A Bridge

Greetings from Sarajevo.

A quick summary. The interesting stuff comes further down.

Arrived in Sarajevo this afternoon and was immediately welcomed by the Bosnians here. One student I met hadn’t even asked me my name when he was convincing the university lunch ladies to fix me up with something to eat – half an hour after the canteen had closed. The soup was very good. Thanks Daniel.

For those that don’t know, I’m here interviewing survivors of the Yugoslav wars who moved out and then back in, asking them about the process of reconciliation with their formerly “enemy” neighbours and how difficult restarting a normal life is when you’re living next to people who, a year ago, probably wanted to kill you.

“The last person who interviewed me went away crying. Why do you want to interview me?”

That’s how a war veteran from the Army of Bosnia and Herzegovina opened conversation with me. For the record, the journalist crying was a woman from Der Spiegel, so hardly a rookie.

Between that and the 3 coffees I’d had in quick succession (its the social drink as anywhere else in the world, but about three time stronger),  I was a little jittery.  He was imposing, leanly built with a rough beard and long, unkept hair, all pitch black with a streak of grey. His face rough and tanned, he smoked throughout the interview, only occasionally looking me in the eye. I convinced him to talk, and his story was amazing, even more so when I switched the camera off again.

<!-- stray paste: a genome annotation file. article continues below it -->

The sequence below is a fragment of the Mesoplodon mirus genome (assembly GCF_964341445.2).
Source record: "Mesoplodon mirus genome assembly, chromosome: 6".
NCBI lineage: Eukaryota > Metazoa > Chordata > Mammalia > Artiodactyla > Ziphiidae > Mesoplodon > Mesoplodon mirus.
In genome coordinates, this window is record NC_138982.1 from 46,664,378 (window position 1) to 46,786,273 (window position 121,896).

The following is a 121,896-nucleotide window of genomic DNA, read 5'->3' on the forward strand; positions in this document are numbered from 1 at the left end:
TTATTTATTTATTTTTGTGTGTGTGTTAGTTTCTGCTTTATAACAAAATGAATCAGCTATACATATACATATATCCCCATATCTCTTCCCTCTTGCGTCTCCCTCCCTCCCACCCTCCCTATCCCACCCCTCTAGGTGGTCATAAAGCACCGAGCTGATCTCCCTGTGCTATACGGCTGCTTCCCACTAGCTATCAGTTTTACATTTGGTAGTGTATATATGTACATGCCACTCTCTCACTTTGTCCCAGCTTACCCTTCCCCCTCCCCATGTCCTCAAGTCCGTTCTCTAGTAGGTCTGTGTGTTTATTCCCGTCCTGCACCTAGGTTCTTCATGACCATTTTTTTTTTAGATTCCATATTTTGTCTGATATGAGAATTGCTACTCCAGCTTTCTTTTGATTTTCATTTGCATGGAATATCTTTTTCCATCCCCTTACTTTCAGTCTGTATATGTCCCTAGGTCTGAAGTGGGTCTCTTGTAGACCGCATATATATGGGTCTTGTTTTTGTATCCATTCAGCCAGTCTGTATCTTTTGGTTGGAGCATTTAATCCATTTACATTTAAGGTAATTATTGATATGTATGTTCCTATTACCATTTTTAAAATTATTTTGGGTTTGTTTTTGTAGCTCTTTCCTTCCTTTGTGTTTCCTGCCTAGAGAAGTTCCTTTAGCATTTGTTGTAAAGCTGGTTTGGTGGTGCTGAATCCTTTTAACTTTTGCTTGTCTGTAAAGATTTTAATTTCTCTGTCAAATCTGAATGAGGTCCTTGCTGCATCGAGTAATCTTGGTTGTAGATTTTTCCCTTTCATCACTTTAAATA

“I call other war veterans, Serbs and Croats. We chat and have coffee.”

Mernin fought in Sarajevo throughout the war, was here for the entirety of the siege and fired against both Croats and Serbs. Now, he says, through his studies in the Scripture and teachings of his God, he has realised he needs to reconcile himself with the people he fought.

Despite tensions, he sits down, and makes others sit down, opposite of the former enemy, to talk about the other point of view. Personal stories to personalise the conflict, to make people see the other point of view. He drives up to the Repubblica Srpska sometimes, calls his one-time adversaries and they talk of the past, face it, digest it, understand it.

He says he has discussion groups with both young people and veterans in trying to build peace. “I try to build peace at all times, everywhere I go, even as I’m walking down the street”

And then I turned the camera off.

“What happens if the war starts again, as you’re sitting in a room with these opposition veterans?”

“I’d immediately pick up a weapon.”

This is what’s worrying, according to my translator Dejan. That despite all the good will and rebuilding, there is always an undercurrent of violence, and of jumping to arms before the other person does. “Thats why there’s a war here every 50 years. Welcome to the Balkans.”

My translator is called Dejan, and has also been extremely helpful with setting up contacts and interview. If I hit the ground running in Sarajevo, this guy has made me run even faster. I could be done with my interviews in two days time.

More tomorrow. Sarajevo is beautiful and I hope to have some pictures next time.

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